“ On October 11, I called on chief of staff General Alejandro Fretes Davalos… he read me the …minutes resulting from the visit of General Orozco, chief of Chilean intelligence to Asuncion…The document is basically an agreement to coordinate all intelligence resources in order to control and eliminate subversion…They keep in touch with one another through a US communications installation in the Panama Canal Zone Which covers all Latin America. This US communications facility is used by student officers to call home…but it is also employed to coordinate intelligence information among the southern cone countries. They maintain the confidentiality of their communication through the US facility in Panama by using bilateral codes… obviously this is the Condor network which all of us have heard about over the last few years.”
In a final comment White makes a recommendation,
“The two FBI agents here tell me there is likelihood Condor will surface during Letelier trial in the US. If General Fretes Davalos is accurate in describing the communications it uses as an encrypted system within the US communications net… it would seem advisable to review this arrangement to insure that its continuation is in the US interest.”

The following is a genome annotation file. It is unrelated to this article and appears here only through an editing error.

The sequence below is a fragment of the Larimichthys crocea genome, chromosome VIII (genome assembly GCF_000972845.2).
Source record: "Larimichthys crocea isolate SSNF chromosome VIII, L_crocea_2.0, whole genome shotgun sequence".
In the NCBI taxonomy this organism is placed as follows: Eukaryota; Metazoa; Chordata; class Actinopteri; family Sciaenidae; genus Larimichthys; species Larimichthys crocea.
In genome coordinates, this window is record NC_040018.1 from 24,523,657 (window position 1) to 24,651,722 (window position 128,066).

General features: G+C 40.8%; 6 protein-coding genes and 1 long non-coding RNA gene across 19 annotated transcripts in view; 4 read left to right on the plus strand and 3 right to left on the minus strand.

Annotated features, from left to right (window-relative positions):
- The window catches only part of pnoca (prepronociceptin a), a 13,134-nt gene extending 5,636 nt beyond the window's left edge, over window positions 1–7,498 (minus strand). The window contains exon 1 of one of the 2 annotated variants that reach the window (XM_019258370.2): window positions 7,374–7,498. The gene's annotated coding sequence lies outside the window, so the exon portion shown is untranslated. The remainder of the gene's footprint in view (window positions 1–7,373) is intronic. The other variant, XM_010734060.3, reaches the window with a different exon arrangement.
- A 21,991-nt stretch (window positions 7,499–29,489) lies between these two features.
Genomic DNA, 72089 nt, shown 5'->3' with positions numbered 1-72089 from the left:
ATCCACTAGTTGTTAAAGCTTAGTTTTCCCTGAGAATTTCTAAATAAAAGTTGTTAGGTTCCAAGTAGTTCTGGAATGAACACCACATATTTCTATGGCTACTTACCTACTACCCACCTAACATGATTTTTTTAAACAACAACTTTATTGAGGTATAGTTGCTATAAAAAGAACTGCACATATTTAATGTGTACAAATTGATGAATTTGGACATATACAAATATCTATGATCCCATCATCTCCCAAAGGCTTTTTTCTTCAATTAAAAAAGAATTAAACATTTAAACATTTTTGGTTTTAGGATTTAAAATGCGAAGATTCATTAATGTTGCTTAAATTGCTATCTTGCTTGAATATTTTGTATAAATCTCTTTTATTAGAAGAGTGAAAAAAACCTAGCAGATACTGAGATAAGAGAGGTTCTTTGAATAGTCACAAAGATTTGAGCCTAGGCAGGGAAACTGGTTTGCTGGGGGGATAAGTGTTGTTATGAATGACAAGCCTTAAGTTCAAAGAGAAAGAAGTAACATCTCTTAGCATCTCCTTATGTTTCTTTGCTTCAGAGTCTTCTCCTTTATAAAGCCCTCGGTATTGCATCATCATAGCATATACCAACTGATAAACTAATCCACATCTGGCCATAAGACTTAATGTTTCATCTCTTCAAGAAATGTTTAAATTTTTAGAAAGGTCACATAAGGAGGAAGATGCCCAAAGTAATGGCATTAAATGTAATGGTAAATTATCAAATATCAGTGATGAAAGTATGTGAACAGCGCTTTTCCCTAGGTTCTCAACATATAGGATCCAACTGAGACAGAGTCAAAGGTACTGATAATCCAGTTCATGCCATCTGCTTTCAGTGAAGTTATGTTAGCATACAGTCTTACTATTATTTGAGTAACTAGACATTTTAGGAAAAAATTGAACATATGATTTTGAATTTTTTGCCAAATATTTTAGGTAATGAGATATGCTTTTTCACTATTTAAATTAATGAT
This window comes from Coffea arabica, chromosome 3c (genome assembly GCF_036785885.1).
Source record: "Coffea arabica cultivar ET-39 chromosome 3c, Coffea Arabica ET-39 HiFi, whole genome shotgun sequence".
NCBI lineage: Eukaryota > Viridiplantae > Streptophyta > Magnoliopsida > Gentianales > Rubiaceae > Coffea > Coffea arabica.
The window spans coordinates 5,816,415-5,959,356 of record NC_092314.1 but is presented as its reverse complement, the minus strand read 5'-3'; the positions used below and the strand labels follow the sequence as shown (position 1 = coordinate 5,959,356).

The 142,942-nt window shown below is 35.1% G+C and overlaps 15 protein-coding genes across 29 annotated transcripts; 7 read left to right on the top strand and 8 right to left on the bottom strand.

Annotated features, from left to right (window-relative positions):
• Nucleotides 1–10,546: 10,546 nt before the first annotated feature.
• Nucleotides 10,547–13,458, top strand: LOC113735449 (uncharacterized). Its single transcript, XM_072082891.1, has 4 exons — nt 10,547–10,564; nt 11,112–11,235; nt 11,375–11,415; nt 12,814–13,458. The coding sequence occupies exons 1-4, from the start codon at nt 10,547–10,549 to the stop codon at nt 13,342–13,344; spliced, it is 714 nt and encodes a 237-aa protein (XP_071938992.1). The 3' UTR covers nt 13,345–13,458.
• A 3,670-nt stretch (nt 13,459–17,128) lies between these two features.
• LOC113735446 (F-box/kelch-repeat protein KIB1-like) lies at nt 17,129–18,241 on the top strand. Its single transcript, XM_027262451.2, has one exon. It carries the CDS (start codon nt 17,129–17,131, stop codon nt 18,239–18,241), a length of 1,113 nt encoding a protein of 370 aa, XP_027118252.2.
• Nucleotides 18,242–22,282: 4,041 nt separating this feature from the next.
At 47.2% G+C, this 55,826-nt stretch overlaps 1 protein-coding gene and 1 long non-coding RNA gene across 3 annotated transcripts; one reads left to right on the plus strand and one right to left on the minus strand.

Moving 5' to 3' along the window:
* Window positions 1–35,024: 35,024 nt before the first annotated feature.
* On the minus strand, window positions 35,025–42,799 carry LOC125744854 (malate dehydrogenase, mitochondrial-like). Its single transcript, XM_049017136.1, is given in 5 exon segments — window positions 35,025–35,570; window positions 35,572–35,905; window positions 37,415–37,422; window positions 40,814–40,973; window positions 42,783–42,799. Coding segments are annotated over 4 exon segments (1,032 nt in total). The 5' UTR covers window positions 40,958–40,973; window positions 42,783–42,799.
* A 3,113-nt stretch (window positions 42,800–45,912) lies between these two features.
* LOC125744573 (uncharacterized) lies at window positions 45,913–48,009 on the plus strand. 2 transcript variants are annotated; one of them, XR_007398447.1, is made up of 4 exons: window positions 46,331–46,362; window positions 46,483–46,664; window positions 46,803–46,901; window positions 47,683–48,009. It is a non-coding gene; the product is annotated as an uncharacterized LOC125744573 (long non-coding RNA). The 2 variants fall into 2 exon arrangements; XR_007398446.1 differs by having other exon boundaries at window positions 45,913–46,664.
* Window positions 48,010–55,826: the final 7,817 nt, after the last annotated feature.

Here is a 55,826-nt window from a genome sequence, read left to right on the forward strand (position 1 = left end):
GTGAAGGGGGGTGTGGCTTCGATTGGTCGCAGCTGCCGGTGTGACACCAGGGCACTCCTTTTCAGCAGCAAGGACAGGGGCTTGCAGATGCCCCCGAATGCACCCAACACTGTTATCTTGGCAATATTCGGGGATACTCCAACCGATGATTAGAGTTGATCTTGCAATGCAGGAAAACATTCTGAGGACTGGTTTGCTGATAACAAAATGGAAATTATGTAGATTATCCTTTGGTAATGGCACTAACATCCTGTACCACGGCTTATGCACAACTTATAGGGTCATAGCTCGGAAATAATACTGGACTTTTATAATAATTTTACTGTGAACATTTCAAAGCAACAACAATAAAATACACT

With Latin American officers using American facilities to transmit intelligence, this would have clearly provided US officials with the opportunity to closely monitor Condor activities and know exactly what operations were undertaken. Peter Kornbluh, a senior analyst at the National Security Archive, said the cable implied “foreknowledge, cooperation and total access to the plans and operations of Condor. The degree to which the USA knew about and supported these operations has remained secret until now, the layers of the onion are peeling away here,” he said.
“This document opens a pandora’s box of questions on the US knowledge of and role in Operation Condor,” said Peter Kornbluh.
Former Ambassador White, who now runs the Center for International Policy, a research organization said in a recent interview that he received no response to his message to Secretary Vance. “What it suggests to me is that people in the US government really actively worked not to have this knowledge, this evidence, in play.”
The Panama base mentioned above houses the headquarters of the US Southern Command (SOUTHCOM), the US Special Forces, the Army School of the America’s (SOA), among other facilities. Tens of thousands of Latin American officers were trained at the SOA, which used torture manuals released by the Pentagon and the CIA. American officers trained there have confirmed that the base is the centre of the hemispheric rightwing alliance. A military graduate of the School said, “The school was always a front for other special operations, covert operations.” An Argentine navy officer whose unit was organized into “kidnap commandos” (or “task forces”) in 1972, said that the repression was part of “a plan that responded to the Doctrine of National Security that had as its base the School of the Americas, directed by the Pentagon in Panama.”
An Uruguayan officer who admitted working for the CIA in the 1970s said that the CIA not only knew of Condor operations, but also supervised them.